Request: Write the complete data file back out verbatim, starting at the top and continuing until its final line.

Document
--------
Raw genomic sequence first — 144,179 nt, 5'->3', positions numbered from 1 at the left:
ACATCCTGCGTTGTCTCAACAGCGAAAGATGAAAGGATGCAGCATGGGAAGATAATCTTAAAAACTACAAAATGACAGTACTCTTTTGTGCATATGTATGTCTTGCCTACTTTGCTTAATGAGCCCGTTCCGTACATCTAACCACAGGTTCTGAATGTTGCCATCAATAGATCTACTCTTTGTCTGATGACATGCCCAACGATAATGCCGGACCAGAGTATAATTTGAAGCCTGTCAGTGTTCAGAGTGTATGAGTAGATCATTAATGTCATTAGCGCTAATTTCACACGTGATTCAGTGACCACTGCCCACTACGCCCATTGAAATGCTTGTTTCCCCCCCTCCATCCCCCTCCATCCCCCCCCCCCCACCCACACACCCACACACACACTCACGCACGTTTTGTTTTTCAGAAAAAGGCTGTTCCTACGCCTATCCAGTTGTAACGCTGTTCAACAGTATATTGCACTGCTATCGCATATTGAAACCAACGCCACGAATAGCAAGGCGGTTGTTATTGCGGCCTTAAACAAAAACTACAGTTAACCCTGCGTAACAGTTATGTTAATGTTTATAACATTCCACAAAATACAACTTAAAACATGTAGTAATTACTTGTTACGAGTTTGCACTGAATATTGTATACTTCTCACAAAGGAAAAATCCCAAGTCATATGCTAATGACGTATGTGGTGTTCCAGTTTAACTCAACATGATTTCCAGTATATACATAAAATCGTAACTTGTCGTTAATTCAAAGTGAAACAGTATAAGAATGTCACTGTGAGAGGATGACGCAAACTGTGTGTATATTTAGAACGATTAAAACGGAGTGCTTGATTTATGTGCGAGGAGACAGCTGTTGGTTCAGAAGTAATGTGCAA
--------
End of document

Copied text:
Raw genomic sequence first — 144,179 nt, 5'->3', positions numbered from 1 at the left:
ACATCCTGCGTTGTCTCAACAGCGAAAGATGAAAGGATGCAGCATGGGAAGATAATCTTAAAAACTACAAAATGACAGTACTCTTTTGTGCATATGTATGTCTTGCCTACTTTGCTTAATGAGCCCGTTCCGTACATCTAACCACAGGTTCTGAATGTTGCCATCAATAGATCTACTCTTTGTCTGATGACATGCCCAACGATAATGCCGGACCAGAGTATAATTTGAAGCCTGTCAGTGTTCAGAGTGTATGAGTAGATCATTAATGTCATTAGCGCTAATTTCACACGTGATTCAGTGACCACTGCCCACTACGCCCATTGAAATGCTTGTTTCCCCCCCTCCATCCCCCTCCATCCCCCCCCCCCCACCCACACACCCACACACACACTCACGCACGTTTTGTTTTTCAGAAAAAGGCTGTTCCTACGCCTATCCAGTTGTAACGCTGTTCAACAGTATATTGCACTGCTATCGCATATTGAAACCAACGCCACGAATAGCAAGGCGGTTGTTATTGCGGCCTTAAACAAAAACTACAGTTAACCCTGCGTAACAGTTATGTTAATGTTTATAACATTCCACAAAATACAACTTAAAACATGTAGTAATTACTTGTTACGAGTTTGCACTGAATATTGTATACTTCTCACAAAGGAAAAATCCCAAGTCATATGCTAATGACGTATGTGGTGTTCCAGTTTAACTCAACATGATTTCCAGTATATACATAAAATCGTAACTTGTCGTTAATTCAAAGTGAAACAGTATAAGAATGTCACTGTGAGAGGATGACGCAAACTGTGTGTATATTTAGAACGATTAAAACGGAGTGCTTGATTTATGTGCGAGGAGACAGCTGTTGGTTCAGAAGTAATGTGCAA